I saw a movie Friday night, an old one called “The Fallen Idol.”  It was about a web of stories, most of which were all a jumble of truth and lies.  A child is at the center of the plot.  He only partially gets what the adults around him are doing, and he is caught up in conflicting secret-keeping that he finds bewildering.  He both lies and tells the truth, motivated essentially by his love for one of the adults with whom he has a deep bond.  At the end, no one listens to his story, although he is desperately trying to tell the truth.  The movie leaves us viewers wondering what the kid might have made of it all as he grew out of his innocence and became accustomed to a world of stories where much of the time nothing is incontrovertibly true.  But that is just my take-away from the movie.  I could have yawned, left the theatre, and forgotten about it.  Stories rarely force us to pay attention unless our souls are ready to.

            The Bible is our main storybook.  Some of its stories are good, some are lousy.  Some bear the mark of eternal truth, like the resurrection of Jesus from the dead and the deliverance of Israel from slavery in Egypt.  Some of them we would just as soon forget about, so violent and horrible they are.  But the Bible is only one set of narratives among many.  Even for many Christians, other stories, like the narratives that we loosely call “racism,” trump biblical teachings.  And there are things even from the lips of Jesus such as “love your enemies” that all but the most devout will rationalize, debate, make excuses for—because they irritate us by conflicting with our more precious stories.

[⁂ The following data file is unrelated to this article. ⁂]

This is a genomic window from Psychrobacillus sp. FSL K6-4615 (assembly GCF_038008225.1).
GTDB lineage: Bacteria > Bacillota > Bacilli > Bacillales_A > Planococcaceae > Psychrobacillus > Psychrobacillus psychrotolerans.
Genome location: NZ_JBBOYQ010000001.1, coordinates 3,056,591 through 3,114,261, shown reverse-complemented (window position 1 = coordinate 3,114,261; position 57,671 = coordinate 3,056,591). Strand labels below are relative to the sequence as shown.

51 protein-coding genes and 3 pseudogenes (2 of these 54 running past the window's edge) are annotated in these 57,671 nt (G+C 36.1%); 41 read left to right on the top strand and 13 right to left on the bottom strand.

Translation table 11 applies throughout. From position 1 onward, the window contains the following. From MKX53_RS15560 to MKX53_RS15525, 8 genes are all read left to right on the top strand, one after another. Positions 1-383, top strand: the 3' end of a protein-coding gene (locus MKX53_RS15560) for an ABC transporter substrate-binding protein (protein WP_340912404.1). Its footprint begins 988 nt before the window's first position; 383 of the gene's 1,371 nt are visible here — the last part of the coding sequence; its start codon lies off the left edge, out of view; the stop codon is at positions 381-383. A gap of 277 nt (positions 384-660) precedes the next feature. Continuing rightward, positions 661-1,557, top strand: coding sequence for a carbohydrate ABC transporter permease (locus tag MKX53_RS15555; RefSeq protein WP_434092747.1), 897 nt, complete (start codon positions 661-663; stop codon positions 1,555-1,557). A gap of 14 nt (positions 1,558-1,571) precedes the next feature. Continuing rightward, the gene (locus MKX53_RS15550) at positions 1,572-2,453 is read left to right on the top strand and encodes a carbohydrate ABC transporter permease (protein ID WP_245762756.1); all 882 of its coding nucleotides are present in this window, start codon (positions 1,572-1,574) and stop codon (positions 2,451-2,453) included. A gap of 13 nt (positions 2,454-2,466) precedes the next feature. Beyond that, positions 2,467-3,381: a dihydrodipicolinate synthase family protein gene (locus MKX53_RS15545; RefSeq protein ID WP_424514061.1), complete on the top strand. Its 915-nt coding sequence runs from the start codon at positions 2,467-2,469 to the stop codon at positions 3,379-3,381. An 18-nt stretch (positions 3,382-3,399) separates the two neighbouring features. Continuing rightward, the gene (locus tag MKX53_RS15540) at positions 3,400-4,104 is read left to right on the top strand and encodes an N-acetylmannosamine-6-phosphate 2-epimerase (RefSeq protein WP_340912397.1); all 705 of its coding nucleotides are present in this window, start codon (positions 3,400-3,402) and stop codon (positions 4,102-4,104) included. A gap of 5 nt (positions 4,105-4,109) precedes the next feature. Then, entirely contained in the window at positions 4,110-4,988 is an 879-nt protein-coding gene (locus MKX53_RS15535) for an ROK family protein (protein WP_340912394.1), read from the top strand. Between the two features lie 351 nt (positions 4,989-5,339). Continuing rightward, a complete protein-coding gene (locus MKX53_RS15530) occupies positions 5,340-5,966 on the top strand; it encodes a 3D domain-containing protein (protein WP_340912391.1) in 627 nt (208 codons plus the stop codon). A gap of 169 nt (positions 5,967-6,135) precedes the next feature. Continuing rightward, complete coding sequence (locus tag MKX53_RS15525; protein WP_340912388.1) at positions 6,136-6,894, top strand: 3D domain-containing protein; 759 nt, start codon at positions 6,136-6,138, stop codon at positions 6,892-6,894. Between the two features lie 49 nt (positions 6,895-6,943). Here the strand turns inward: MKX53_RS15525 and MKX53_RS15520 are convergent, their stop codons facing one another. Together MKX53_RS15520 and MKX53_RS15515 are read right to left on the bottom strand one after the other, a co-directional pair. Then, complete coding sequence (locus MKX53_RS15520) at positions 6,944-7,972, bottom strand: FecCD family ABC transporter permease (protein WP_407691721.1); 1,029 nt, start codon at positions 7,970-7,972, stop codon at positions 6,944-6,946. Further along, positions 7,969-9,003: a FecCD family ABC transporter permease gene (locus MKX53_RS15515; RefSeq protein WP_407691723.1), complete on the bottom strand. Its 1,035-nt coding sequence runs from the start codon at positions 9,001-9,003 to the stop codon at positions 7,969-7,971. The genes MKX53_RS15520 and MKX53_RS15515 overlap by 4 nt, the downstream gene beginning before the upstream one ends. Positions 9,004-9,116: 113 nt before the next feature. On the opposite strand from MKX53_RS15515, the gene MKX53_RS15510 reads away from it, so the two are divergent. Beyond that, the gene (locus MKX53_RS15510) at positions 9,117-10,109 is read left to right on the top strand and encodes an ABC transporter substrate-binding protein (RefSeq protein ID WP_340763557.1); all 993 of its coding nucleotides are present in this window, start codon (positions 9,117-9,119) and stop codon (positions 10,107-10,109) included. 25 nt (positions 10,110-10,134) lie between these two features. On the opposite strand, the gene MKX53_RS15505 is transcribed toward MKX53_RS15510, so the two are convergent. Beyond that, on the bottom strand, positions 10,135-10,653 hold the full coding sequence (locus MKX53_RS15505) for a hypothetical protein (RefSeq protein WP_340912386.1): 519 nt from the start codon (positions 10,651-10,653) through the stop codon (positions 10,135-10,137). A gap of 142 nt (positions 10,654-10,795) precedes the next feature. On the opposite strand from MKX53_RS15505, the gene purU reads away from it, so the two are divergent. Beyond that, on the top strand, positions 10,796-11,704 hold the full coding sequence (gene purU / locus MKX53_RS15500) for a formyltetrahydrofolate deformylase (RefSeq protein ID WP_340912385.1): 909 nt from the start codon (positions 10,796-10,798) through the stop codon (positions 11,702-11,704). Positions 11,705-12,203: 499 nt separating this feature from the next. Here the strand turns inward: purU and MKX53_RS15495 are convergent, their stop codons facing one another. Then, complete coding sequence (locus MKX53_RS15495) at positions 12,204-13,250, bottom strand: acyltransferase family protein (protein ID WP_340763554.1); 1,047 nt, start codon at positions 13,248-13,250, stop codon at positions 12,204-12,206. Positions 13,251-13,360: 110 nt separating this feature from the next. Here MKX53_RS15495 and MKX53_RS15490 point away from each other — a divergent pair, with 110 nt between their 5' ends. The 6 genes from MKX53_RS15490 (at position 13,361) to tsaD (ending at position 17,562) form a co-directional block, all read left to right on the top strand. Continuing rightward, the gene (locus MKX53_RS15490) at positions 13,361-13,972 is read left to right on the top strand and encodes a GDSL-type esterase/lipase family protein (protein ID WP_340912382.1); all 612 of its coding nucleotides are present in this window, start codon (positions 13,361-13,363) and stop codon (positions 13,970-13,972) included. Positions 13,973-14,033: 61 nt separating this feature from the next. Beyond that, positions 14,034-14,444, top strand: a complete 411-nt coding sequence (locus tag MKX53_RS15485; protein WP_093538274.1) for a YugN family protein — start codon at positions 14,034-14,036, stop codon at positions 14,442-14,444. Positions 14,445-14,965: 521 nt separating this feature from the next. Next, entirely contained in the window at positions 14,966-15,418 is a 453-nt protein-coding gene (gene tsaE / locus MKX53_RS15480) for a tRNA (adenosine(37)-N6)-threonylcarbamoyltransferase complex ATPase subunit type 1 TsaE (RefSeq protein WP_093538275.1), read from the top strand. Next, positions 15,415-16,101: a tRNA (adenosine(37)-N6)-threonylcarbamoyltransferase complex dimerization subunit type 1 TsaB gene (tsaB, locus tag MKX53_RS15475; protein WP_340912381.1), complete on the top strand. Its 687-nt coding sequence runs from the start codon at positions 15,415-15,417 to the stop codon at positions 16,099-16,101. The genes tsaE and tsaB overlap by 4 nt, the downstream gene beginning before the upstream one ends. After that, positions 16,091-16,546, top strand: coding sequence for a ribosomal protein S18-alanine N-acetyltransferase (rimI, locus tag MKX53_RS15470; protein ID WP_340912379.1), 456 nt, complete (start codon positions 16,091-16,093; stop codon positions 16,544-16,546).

“You are the one!” continues to be the recurring message of the stories that are trustworthy.  “Do you see this woman?” is a recurring theme of stories that invite us to reexamine our attitudes towards those whom we easily dismiss as unwashed and unworthy.  If you are not listening to stories that ask you one or both of those questions fairly frequently, then perhaps it might be a good idea to ask whether the stories you believe are actually helping you to survive.  Are the stories we live by simply making us believe what is easiest and most comfortable, the stories that demand the least change? 

            You are the one.  You decide.

[1]  Brian Boyd, On the Origin of Stories:  Evolution, Cognition, and Fiction (Cambridge:  Belknap Press of Harvard University Press, 2009).

© Frank Gasque Dunn, 2016